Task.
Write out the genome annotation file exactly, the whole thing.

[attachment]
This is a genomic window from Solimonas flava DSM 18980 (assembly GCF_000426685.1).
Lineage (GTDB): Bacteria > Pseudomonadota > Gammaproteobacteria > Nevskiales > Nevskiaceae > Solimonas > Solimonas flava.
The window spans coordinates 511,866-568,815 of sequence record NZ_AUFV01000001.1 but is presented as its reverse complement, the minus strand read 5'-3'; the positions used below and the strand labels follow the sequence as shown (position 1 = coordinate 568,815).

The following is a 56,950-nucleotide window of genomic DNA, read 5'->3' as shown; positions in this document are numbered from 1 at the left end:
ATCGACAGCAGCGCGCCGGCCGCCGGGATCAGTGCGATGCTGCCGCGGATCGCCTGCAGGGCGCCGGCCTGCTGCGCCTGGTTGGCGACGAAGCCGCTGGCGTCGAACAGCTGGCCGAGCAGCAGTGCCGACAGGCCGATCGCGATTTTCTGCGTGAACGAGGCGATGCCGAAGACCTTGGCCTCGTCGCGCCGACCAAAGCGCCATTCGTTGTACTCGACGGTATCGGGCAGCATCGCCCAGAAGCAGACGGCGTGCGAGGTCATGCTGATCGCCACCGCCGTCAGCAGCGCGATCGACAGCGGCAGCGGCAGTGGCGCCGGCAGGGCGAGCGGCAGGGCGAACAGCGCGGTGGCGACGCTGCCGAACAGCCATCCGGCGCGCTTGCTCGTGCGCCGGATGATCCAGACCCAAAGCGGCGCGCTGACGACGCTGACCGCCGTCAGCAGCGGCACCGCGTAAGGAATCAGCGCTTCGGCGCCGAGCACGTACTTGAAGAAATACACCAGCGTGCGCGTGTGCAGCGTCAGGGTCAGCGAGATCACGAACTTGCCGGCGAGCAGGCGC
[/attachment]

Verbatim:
This is a genomic window from Solimonas flava DSM 18980 (assembly GCF_000426685.1).
Lineage (GTDB): Bacteria > Pseudomonadota > Gammaproteobacteria > Nevskiales > Nevskiaceae > Solimonas > Solimonas flava.
The window spans coordinates 511,866-568,815 of sequence record NZ_AUFV01000001.1 but is presented as its reverse complement, the minus strand read 5'-3'; the positions used below and the strand labels follow the sequence as shown (position 1 = coordinate 568,815).

The following is a 56,950-nucleotide window of genomic DNA, read 5'->3' as shown; positions in this document are numbered from 1 at the left end:
ATCGACAGCAGCGCGCCGGCCGCCGGGATCAGTGCGATGCTGCCGCGGATCGCCTGCAGGGCGCCGGCCTGCTGCGCCTGGTTGGCGACGAAGCCGCTGGCGTCGAACAGCTGGCCGAGCAGCAGTGCCGACAGGCCGATCGCGATTTTCTGCGTGAACGAGGCGATGCCGAAGACCTTGGCCTCGTCGCGCCGACCAAAGCGCCATTCGTTGTACTCGACGGTATCGGGCAGCATCGCCCAGAAGCAGACGGCGTGCGAGGTCATGCTGATCGCCACCGCCGTCAGCAGCGCGATCGACAGCGGCAGCGGCAGTGGCGCCGGCAGGGCGAGCGGCAGGGCGAACAGCGCGGTGGCGACGCTGCCGAACAGCCATCCGGCGCGCTTGCTCGTGCGCCGGATGATCCAGACCCAAAGCGGCGCGCTGACGACGCTGACCGCCGTCAGCAGCGGCACCGCGTAAGGAATCAGCGCTTCGGCGCCGAGCACGTACTTGAAGAAATACACCAGCGTGCGCGTGTGCAGCGTCAGGGTCAGCGAGATCACGAACTTGCCGGCGAGCAGGCGC